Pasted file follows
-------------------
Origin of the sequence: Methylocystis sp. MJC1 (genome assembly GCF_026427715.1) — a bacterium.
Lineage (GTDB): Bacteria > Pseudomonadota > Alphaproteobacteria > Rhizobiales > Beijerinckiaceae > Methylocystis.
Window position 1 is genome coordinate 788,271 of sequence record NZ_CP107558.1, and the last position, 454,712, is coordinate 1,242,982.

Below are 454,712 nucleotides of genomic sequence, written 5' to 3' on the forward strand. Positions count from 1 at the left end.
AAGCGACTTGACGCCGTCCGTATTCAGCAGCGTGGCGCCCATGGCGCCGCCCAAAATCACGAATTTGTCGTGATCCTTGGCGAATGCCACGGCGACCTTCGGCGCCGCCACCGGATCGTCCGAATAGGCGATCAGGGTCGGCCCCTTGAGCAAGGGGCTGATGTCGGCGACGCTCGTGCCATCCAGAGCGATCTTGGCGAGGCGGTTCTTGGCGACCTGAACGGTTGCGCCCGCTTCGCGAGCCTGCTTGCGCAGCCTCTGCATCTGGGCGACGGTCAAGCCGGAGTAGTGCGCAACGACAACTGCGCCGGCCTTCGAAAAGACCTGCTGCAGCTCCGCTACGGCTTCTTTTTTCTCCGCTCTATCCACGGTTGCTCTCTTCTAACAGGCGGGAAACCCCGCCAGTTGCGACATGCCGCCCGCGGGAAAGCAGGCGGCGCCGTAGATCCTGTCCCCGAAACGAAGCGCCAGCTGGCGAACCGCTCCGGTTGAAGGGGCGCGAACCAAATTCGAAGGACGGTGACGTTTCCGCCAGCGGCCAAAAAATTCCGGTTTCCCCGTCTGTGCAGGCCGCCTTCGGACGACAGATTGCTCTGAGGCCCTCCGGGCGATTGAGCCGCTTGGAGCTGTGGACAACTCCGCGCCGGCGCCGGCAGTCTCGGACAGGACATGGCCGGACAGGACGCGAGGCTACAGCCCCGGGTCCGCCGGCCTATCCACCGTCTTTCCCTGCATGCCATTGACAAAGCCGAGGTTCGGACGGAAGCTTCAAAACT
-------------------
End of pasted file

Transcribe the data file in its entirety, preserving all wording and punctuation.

Origin of the sequence: Methylocystis sp. MJC1 (genome assembly GCF_026427715.1) — a bacterium.
Lineage (GTDB): Bacteria > Pseudomonadota > Alphaproteobacteria > Rhizobiales > Beijerinckiaceae > Methylocystis.
Window position 1 is genome coordinate 788,271 of sequence record NZ_CP107558.1, and the last position, 454,712, is coordinate 1,242,982.

Below are 454,712 nucleotides of genomic sequence, written 5' to 3' on the forward strand. Positions count from 1 at the left end.
AAGCGACTTGACGCCGTCCGTATTCAGCAGCGTGGCGCCCATGGCGCCGCCCAAAATCACGAATTTGTCGTGATCCTTGGCGAATGCCACGGCGACCTTCGGCGCCGCCACCGGATCGTCCGAATAGGCGATCAGGGTCGGCCCCTTGAGCAAGGGGCTGATGTCGGCGACGCTCGTGCCATCCAGAGCGATCTTGGCGAGGCGGTTCTTGGCGACCTGAACGGTTGCGCCCGCTTCGCGAGCCTGCTTGCGCAGCCTCTGCATCTGGGCGACGGTCAAGCCGGAGTAGTGCGCAACGACAACTGCGCCGGCCTTCGAAAAGACCTGCTGCAGCTCCGCTACGGCTTCTTTTTTCTCCGCTCTATCCACGGTTGCTCTCTTCTAACAGGCGGGAAACCCCGCCAGTTGCGACATGCCGCCCGCGGGAAAGCAGGCGGCGCCGTAGATCCTGTCCCCGAAACGAAGCGCCAGCTGGCGAACCGCTCCGGTTGAAGGGGCGCGAACCAAATTCGAAGGACGGTGACGTTTCCGCCAGCGGCCAAAAAATTCCGGTTTCCCCGTCTGTGCAGGCCGCCTTCGGACGACAGATTGCTCTGAGGCCCTCCGGGCGATTGAGCCGCTTGGAGCTGTGGACAACTCCGCGCCGGCGCCGGCAGTCTCGGACAGGACATGGCCGGACAGGACGCGAGGCTACAGCCCCGGGTCCGCCGGCCTATCCACCGTCTTTCCCTGCATGCCATTGACAAAGCCGAGGTTCGGACGGAAGCTTCAAAACT